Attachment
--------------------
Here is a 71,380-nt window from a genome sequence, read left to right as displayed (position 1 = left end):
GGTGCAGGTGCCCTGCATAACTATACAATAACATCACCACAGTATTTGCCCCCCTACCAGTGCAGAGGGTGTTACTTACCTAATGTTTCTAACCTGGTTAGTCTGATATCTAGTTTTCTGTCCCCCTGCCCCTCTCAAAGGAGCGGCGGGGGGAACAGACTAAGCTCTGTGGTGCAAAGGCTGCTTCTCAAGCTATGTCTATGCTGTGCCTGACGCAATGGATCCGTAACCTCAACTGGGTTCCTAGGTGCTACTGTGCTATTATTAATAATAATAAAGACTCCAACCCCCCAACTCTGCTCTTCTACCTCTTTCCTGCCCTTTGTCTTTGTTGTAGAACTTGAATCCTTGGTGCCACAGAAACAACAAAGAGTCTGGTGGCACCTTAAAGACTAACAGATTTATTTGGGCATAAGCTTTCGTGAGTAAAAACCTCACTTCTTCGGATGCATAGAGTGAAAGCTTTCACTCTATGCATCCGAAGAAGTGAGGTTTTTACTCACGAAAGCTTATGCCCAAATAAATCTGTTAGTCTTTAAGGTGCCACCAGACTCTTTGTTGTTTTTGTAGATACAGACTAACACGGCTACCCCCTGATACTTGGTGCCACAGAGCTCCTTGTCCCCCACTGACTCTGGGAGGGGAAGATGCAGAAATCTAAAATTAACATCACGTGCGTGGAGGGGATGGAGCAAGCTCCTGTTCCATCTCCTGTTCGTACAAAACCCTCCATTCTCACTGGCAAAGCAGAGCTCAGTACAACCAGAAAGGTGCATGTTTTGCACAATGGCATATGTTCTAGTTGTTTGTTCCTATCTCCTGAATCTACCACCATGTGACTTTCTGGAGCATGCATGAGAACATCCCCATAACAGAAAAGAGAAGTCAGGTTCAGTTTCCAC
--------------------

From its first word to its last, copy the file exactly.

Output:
Here is a 71,380-nt window from a genome sequence, read left to right as displayed (position 1 = left end):
GGTGCAGGTGCCCTGCATAACTATACAATAACATCACCACAGTATTTGCCCCCCTACCAGTGCAGAGGGTGTTACTTACCTAATGTTTCTAACCTGGTTAGTCTGATATCTAGTTTTCTGTCCCCCTGCCCCTCTCAAAGGAGCGGCGGGGGGAACAGACTAAGCTCTGTGGTGCAAAGGCTGCTTCTCAAGCTATGTCTATGCTGTGCCTGACGCAATGGATCCGTAACCTCAACTGGGTTCCTAGGTGCTACTGTGCTATTATTAATAATAATAAAGACTCCAACCCCCCAACTCTGCTCTTCTACCTCTTTCCTGCCCTTTGTCTTTGTTGTAGAACTTGAATCCTTGGTGCCACAGAAACAACAAAGAGTCTGGTGGCACCTTAAAGACTAACAGATTTATTTGGGCATAAGCTTTCGTGAGTAAAAACCTCACTTCTTCGGATGCATAGAGTGAAAGCTTTCACTCTATGCATCCGAAGAAGTGAGGTTTTTACTCACGAAAGCTTATGCCCAAATAAATCTGTTAGTCTTTAAGGTGCCACCAGACTCTTTGTTGTTTTTGTAGATACAGACTAACACGGCTACCCCCTGATACTTGGTGCCACAGAGCTCCTTGTCCCCCACTGACTCTGGGAGGGGAAGATGCAGAAATCTAAAATTAACATCACGTGCGTGGAGGGGATGGAGCAAGCTCCTGTTCCATCTCCTGTTCGTACAAAACCCTCCATTCTCACTGGCAAAGCAGAGCTCAGTACAACCAGAAAGGTGCATGTTTTGCACAATGGCATATGTTCTAGTTGTTTGTTCCTATCTCCTGAATCTACCACCATGTGACTTTCTGGAGCATGCATGAGAACATCCCCATAACAGAAAAGAGAAGTCAGGTTCAGTTTCCAC